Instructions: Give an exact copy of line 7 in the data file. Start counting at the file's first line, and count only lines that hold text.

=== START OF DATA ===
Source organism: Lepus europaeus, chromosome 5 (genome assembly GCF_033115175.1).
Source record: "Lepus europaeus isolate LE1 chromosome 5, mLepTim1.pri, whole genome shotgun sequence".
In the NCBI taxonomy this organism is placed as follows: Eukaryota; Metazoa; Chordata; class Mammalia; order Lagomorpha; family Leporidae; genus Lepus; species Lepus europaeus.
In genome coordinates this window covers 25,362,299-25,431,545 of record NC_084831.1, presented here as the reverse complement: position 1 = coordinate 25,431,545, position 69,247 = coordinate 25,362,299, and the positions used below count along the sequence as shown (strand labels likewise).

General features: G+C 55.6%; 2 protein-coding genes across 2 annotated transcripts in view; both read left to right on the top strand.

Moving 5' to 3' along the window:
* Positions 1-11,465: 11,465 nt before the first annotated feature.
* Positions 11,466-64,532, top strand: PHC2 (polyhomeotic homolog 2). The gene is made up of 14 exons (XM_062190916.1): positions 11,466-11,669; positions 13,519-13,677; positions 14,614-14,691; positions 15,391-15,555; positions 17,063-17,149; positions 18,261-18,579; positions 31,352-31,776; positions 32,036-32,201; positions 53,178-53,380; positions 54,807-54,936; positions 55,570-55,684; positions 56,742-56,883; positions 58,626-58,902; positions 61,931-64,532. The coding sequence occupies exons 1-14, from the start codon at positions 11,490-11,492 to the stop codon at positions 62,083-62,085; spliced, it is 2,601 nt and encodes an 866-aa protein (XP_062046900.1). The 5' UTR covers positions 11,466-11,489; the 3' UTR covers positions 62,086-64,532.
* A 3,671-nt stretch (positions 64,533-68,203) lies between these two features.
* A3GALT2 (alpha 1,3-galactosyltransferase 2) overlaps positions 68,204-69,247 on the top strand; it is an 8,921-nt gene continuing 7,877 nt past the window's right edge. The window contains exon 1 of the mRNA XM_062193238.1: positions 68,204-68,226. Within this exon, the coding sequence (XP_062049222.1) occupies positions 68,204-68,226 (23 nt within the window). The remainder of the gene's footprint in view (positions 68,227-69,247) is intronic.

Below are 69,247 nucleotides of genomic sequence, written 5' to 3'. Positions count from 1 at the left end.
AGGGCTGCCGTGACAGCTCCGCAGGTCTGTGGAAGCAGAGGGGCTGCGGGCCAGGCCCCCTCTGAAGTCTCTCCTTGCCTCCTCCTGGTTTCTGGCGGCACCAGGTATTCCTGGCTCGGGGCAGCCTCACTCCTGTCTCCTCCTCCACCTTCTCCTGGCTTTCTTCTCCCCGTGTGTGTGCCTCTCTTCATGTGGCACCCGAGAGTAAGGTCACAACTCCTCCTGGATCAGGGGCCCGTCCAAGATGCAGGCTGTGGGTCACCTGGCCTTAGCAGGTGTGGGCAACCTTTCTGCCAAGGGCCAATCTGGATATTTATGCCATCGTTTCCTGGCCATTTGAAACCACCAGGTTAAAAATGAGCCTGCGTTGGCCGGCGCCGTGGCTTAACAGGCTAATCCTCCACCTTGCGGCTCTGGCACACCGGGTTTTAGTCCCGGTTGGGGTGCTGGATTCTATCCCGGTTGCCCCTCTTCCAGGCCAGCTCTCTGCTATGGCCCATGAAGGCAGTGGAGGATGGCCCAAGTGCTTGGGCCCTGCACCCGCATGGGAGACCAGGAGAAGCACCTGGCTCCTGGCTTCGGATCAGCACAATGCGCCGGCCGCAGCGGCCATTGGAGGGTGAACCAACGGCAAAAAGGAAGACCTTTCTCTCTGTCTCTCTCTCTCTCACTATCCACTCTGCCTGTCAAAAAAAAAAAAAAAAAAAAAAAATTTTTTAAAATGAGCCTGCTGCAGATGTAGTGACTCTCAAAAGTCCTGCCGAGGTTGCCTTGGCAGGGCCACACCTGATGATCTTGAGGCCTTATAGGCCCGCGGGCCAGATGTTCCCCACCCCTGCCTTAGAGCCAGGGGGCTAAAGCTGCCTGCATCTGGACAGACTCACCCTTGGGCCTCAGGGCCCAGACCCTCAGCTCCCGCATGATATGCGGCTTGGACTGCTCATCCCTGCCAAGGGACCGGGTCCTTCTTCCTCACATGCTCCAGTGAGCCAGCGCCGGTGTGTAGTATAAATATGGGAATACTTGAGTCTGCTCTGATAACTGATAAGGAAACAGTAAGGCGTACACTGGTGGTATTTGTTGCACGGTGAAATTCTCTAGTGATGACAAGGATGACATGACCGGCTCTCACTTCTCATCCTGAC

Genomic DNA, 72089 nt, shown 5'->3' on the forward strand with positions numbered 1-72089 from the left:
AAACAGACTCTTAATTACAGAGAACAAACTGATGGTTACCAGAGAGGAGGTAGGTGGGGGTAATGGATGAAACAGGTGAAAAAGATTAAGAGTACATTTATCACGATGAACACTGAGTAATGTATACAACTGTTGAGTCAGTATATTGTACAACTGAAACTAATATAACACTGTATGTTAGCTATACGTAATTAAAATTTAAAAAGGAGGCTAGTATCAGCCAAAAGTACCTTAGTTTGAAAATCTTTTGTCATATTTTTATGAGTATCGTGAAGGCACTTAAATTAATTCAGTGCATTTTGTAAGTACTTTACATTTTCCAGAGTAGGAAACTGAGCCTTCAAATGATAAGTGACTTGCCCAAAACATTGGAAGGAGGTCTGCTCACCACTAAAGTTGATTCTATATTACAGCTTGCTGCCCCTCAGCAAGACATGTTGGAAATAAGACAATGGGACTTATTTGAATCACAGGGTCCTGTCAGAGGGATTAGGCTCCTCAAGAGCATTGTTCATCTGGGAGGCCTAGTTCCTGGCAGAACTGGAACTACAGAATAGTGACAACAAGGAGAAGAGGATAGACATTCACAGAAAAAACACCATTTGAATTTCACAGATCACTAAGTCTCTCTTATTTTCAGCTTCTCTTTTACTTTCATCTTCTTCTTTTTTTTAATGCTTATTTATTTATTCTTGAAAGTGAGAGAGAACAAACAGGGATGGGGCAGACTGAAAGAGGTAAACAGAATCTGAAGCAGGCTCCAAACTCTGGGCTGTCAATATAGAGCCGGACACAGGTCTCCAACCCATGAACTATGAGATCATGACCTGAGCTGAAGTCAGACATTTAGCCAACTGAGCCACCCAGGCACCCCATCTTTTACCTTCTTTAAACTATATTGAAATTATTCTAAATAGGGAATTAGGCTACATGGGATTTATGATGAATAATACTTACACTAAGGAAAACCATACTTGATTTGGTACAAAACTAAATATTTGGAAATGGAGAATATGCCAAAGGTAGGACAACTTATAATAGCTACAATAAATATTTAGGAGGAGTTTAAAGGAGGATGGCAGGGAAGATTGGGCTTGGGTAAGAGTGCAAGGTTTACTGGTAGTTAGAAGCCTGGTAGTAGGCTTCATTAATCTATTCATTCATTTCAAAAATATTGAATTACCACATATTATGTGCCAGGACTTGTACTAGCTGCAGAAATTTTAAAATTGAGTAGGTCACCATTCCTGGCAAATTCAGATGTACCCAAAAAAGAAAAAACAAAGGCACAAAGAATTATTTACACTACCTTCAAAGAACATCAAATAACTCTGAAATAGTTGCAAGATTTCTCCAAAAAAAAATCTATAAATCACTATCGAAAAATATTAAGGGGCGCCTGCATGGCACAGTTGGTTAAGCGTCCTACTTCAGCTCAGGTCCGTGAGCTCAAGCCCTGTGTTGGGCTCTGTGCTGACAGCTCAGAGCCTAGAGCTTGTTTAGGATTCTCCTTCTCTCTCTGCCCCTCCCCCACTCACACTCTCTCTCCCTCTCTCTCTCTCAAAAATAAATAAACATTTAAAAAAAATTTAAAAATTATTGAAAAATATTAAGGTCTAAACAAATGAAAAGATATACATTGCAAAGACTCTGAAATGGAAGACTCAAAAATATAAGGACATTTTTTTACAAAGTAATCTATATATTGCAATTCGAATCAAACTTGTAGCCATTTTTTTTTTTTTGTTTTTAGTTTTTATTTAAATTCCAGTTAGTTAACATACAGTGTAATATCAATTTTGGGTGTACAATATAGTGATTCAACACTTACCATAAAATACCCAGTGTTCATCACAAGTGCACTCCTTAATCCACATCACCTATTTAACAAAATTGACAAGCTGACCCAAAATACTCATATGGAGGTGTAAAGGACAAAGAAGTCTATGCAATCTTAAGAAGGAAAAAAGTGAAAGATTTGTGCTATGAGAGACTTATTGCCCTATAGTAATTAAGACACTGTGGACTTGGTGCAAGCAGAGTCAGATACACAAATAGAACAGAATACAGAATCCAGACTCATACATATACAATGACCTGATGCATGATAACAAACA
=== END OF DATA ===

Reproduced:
* Positions 1-11,465: 11,465 nt before the first annotated feature.